Not currently on display at the V&A

Tree Dress

Evening Dress
1955 (made)
Artist/Maker
Place Of Origin

The inspiration for this elegant evening dress probably came from cuirasse bodices and bustle skirts of the 1870s. James was fascinated by the cut of historical dress and explored innovative new forms of garment construction, such as spiral draping. His forte included the creation of luxurious, full-skirted evening gowns. He looked on dresses as works of art, as did his customers. Born in Britain, James (1906-1978) worked as a milliner and custom dressmaker in New York in 1924-1929. In 1929 he opened premises in London, and a Paris branch in 1934. In 1939 he returned to New York and went on inventing and reworking toiles and constructing extraordinary clothes in lavish fabrics for a devoted clientele.

This dress was worn by Mrs Ronald Tree and forms part of the Cecil Beaton Collection. This Collection was brought together by the society photographer Sir Cecil Beaton (1904-1980). With great energy and determination Beaton contacted the well-dressed elite of Europe and North America to help create this lasting monument to the art of dress. The Collection was exhibited in 1971, accompanied by a catalogue that detailed its enormous range.


object details
Categories
Object Type
Materials and Techniques
Silk taffeta, the bodice mounted on a boned foundation, the skirt supported by net and cotton webbing underskirts, fastened with two zips, mainly hand-sewn with some machine-stitching
Brief Description
Evening dress of silk taffeta, 'Tree Dress', designed by Charles James, New York, 1955.
Physical Description
Evening dress of silk taffeta, consisting of an outer taffeta shell of a bodice, two form-hugging ruched skirts over a full lower skirt. They are attached to and depend upon a shape-forming foundation. This is intricate and heavy with a boned corset and 12 layers of under-skirts ranging from stiffened cotton webbing to fine net. It fastens at the centre back with two zips. Some seams are machine-stitched but the garment is mainly hand sewn. The hem has a deep facing of bright peacock blue silk taffeta which would have been seen occasionally when the dress was in movement.
Credit line
Given by Mrs Ronald Tree
Object history
"The angle at which the flounce is mounted on the torso... was controlled by slashing the pattern vertically every seven inches or so, so that geometrically the spread of the hemline is no larger in the back than in the front. In movement this creates a lightness... The overdraping (depends) on carefully placed incisions which make it possible to create the greatest tension in the silk when on the body... The underbodice... is rather let out in front and firmly shaped on the sides and side back. The construction of the inner bodice as to the grain of the fabric used produced a silhouette unlike any of the shaped clothes at the time I executed this design, or in fact at any time."

(Letter from Charles James, 24 July 1971.)



This dress was worn by Marietta Tree (Mrs Ronald Tree) and forms part of the Cecil Beaton Collection.With great energy and determination the late Sir Cecil Beaton contacted the well-dressed elite of Europe and America to bring this lasting monument to the art of dress. The collection was exhibited in 1971, accompanied by a catalogue which detailed its enormous range (catalogue number 160. page 33)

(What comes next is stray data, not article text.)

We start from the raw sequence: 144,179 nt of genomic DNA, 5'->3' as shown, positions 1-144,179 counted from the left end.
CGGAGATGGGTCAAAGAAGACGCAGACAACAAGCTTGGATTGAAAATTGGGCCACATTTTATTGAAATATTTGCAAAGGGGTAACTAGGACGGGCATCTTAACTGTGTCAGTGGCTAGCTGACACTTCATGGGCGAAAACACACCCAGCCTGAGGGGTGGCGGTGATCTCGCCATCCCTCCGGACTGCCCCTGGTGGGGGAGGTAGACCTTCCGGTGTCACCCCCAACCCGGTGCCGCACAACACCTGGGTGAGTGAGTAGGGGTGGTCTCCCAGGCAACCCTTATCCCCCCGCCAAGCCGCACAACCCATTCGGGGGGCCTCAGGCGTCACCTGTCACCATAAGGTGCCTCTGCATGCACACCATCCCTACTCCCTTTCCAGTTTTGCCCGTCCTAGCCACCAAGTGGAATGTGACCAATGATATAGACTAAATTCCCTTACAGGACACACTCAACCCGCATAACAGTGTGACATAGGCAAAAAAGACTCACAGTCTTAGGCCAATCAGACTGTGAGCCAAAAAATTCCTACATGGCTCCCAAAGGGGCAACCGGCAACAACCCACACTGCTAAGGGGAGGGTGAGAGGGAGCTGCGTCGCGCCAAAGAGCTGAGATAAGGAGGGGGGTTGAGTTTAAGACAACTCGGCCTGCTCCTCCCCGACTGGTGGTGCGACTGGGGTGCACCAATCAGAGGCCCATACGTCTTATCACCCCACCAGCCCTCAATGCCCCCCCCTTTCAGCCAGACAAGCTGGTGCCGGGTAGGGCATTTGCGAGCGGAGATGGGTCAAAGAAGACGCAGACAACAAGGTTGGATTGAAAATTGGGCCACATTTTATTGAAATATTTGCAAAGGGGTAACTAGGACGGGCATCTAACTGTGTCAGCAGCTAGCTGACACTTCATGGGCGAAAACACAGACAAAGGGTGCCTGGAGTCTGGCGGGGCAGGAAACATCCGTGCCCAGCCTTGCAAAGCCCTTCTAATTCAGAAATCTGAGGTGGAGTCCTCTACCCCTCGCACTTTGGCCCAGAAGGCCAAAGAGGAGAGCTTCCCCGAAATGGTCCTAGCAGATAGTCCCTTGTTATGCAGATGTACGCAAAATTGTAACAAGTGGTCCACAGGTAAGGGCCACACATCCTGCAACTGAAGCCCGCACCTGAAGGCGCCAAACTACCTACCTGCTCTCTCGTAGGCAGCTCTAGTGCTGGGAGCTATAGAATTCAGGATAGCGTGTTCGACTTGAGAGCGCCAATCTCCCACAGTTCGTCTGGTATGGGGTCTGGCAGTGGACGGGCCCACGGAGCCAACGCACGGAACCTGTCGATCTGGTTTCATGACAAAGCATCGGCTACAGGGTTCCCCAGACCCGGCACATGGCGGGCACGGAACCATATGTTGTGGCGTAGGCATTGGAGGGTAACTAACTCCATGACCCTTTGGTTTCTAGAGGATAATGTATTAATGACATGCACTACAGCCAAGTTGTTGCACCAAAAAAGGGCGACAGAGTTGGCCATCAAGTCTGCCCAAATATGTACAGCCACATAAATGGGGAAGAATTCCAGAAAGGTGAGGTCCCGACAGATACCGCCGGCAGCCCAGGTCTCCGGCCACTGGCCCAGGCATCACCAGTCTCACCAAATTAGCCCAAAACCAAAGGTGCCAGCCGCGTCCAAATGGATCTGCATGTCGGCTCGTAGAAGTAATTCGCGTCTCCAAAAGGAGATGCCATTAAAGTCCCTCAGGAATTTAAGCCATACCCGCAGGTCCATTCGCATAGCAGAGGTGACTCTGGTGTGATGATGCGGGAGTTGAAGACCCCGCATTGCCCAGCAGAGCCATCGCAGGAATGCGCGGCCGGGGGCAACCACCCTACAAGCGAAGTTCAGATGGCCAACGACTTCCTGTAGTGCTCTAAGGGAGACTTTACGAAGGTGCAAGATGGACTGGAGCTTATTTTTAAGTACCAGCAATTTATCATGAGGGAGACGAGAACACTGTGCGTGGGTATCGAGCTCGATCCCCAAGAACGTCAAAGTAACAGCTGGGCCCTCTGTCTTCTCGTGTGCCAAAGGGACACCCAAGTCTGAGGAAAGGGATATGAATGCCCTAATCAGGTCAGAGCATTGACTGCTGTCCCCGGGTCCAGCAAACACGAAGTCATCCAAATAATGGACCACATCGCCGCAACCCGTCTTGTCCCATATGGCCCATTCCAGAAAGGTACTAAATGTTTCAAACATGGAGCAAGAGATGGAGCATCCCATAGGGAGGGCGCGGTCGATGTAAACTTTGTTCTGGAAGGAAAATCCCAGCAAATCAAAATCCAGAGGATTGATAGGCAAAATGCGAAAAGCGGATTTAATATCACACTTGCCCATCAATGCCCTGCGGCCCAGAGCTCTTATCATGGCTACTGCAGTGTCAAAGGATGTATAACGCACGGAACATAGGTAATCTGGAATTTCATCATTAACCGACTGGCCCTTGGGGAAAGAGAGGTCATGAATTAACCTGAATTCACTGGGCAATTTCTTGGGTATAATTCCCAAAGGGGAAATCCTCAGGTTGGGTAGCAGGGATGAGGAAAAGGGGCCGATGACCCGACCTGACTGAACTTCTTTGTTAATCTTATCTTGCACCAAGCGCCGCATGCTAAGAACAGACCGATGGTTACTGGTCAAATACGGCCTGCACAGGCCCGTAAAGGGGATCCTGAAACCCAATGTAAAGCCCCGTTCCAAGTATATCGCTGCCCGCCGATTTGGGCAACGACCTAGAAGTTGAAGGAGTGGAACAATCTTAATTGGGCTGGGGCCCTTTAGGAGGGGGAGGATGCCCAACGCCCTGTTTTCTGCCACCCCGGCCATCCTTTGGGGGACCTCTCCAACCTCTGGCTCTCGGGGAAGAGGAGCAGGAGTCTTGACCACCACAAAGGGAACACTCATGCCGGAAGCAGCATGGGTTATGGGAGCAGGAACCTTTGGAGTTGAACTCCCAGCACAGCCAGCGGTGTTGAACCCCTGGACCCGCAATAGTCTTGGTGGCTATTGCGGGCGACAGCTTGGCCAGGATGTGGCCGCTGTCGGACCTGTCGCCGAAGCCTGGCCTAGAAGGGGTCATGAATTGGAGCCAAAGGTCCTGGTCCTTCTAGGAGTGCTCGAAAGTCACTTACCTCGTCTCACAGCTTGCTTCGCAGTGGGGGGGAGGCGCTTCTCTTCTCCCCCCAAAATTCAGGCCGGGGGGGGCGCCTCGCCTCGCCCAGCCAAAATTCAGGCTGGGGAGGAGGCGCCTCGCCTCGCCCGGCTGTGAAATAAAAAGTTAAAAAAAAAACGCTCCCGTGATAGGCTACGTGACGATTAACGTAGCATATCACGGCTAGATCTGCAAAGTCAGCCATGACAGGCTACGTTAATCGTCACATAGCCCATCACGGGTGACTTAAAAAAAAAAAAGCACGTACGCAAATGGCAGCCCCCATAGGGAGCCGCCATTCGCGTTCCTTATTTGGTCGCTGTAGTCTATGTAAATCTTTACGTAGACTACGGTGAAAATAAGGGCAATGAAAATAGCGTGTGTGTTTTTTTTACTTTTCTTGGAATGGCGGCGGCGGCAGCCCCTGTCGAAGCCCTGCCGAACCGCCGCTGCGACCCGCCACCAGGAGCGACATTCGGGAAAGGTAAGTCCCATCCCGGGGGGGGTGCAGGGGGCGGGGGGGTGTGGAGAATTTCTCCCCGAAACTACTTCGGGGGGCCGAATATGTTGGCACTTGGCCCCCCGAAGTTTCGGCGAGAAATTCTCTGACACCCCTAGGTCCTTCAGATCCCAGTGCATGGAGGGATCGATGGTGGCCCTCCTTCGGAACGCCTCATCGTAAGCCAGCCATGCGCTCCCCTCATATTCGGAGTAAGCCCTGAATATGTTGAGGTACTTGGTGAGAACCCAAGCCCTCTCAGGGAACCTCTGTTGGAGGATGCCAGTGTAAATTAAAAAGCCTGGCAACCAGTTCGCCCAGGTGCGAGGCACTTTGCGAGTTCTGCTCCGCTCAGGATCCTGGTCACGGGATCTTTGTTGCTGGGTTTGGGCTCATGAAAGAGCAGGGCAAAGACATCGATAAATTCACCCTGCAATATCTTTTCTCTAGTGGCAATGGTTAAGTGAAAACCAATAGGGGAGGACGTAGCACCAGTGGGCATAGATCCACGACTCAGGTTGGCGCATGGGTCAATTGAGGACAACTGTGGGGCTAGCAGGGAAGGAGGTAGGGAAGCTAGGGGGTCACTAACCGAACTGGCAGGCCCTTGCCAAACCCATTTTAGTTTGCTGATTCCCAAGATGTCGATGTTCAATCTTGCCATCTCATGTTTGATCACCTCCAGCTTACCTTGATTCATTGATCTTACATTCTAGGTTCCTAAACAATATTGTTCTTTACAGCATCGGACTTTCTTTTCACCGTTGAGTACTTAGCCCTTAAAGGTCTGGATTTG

In Elizabeth Ann Coleman's book, "The Genius of Charles James", this design is identified as the "Tree Dress" (cat no 123). Although Coleman could not identify the original client for the gown, it is tempting to speculate that it was named for Marietta Tree. It is more probable, however, that the title refers to the silhouette suggesting a tree trunk with spreading roots beneath, and the name of the client who wore our gown is coincidental. James often named his gowns after natural sources of inspiration, such as Tulip, Starfish, Butterfly, and Four-Leaf Clover.
Association
Summary
The inspiration for this elegant evening dress probably came from cuirasse bodices and bustle skirts of the 1870s. James was fascinated by the cut of historical dress and explored innovative new forms of garment construction, such as spiral draping. His forte included the creation of luxurious, full-skirted evening gowns. He looked on dresses as works of art, as did his customers. Born in Britain, James (1906-1978) worked as a milliner and custom dressmaker in New York in 1924-1929. In 1929 he opened premises in London, and a Paris branch in 1934. In 1939 he returned to New York and went on inventing and reworking toiles and constructing extraordinary clothes in lavish fabrics for a devoted clientele.



This dress was worn by Mrs Ronald Tree and forms part of the Cecil Beaton Collection. This Collection was brought together by the society photographer Sir Cecil Beaton (1904-1980). With great energy and determination Beaton contacted the well-dressed elite of Europe and North America to help create this lasting monument to the art of dress. The Collection was exhibited in 1971, accompanied by a catalogue that detailed its enormous range.
Bibliographic References
  • Letter from Charles James, 1971, cited in the Beaton Catalogue, no.160.
  • Fashion : An Anthology by Cecil Beaton. London : H.M.S.O., 1971no. 160
Collection
Accession Number
T.277-1974

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record createdDecember 15, 1999
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